So, to give an example, our full COA might range between the numbers 0001 and 9999 and within this range, we can have multiple ranges, each representing an asset, liability, capital, revenue or costs type. As an example, the range 5000-5999 might only represent different kinds of revenue streams for a business and the range 1000-1999 might only refer to all fixed assets held by the business.

These are just examples of how the COA could be divided. You need to know what range/s of nominal account codes in your business’s COA constitutes the revenues, the cost of goods/services sold, the central overheads, the assets, the liabilities, and the capital.

You will not be able to understand the income statement (which is what you are essentially trying to produce), unless you understand the Chart of Accounts. The income statement is basically reading all data held in the COA range/s relating to revenues and costs for a given month/period.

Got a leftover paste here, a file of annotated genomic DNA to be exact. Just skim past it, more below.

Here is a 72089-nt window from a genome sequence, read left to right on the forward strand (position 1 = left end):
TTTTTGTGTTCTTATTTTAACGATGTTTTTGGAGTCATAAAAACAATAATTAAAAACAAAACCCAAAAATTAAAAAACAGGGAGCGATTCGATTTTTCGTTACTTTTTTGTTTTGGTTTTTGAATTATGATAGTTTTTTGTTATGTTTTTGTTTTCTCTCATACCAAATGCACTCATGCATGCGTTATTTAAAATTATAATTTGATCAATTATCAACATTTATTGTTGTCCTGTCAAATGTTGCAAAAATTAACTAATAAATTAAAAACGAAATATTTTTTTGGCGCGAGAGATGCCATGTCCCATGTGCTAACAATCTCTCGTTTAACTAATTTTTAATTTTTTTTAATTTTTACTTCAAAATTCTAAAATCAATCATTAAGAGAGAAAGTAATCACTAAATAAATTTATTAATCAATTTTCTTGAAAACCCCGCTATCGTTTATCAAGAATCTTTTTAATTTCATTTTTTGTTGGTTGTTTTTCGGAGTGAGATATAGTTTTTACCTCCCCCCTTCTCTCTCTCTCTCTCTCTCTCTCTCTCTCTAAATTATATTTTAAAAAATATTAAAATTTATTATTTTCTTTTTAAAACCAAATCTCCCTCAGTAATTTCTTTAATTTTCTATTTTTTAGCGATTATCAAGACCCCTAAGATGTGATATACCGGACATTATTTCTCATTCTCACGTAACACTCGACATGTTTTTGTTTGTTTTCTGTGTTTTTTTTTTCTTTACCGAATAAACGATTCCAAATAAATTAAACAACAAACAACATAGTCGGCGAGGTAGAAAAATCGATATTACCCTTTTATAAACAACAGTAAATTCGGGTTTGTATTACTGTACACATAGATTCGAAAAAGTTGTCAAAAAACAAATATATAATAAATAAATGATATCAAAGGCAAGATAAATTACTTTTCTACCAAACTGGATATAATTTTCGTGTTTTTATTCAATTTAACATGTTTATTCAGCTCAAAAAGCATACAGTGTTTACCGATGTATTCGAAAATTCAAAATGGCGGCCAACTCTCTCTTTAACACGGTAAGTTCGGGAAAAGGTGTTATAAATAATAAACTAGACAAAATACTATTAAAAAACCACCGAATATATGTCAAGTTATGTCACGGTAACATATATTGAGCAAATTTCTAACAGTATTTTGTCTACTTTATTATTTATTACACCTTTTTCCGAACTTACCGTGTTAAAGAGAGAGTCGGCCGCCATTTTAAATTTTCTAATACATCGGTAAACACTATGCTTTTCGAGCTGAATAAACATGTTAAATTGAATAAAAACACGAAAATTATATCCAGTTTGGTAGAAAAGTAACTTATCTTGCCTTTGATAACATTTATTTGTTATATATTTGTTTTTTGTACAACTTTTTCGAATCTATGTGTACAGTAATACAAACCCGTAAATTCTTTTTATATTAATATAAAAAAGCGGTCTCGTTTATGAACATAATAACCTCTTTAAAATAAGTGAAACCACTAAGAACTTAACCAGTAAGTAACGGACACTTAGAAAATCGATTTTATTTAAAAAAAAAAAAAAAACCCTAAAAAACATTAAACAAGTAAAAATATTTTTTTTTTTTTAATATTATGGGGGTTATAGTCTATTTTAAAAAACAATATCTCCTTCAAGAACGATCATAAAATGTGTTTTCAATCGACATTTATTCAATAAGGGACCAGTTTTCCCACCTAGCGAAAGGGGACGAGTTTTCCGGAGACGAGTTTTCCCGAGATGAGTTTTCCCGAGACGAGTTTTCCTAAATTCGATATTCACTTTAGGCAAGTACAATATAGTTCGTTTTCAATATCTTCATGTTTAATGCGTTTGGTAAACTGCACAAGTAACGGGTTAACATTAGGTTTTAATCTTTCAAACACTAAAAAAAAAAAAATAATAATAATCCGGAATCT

Once you have understood the division of the COA, you can then truly appreciate the monthly income statement template that your organisation already has in place. If you are assigned the task to build one from scratch, then this guide is not for you. In this guide, we have assumed that your organisation already has a certain monthly reporting template in place, of which the income statement is the main one.

A vast number of organisations produce their monthly management accounts in Microsoft Excel. The income statement, depending on the business, will be divided into multiple sections. For purposes of this guide, we will use the following sections that make up a typical income statement:

• Revenue
• Cost Of Goods/Services Sold
• Gross Profit
• Selling Expenses
• Marketing Expenses
• Contribution To Central Overheads
• Central Overheads Recharge
• EBITDA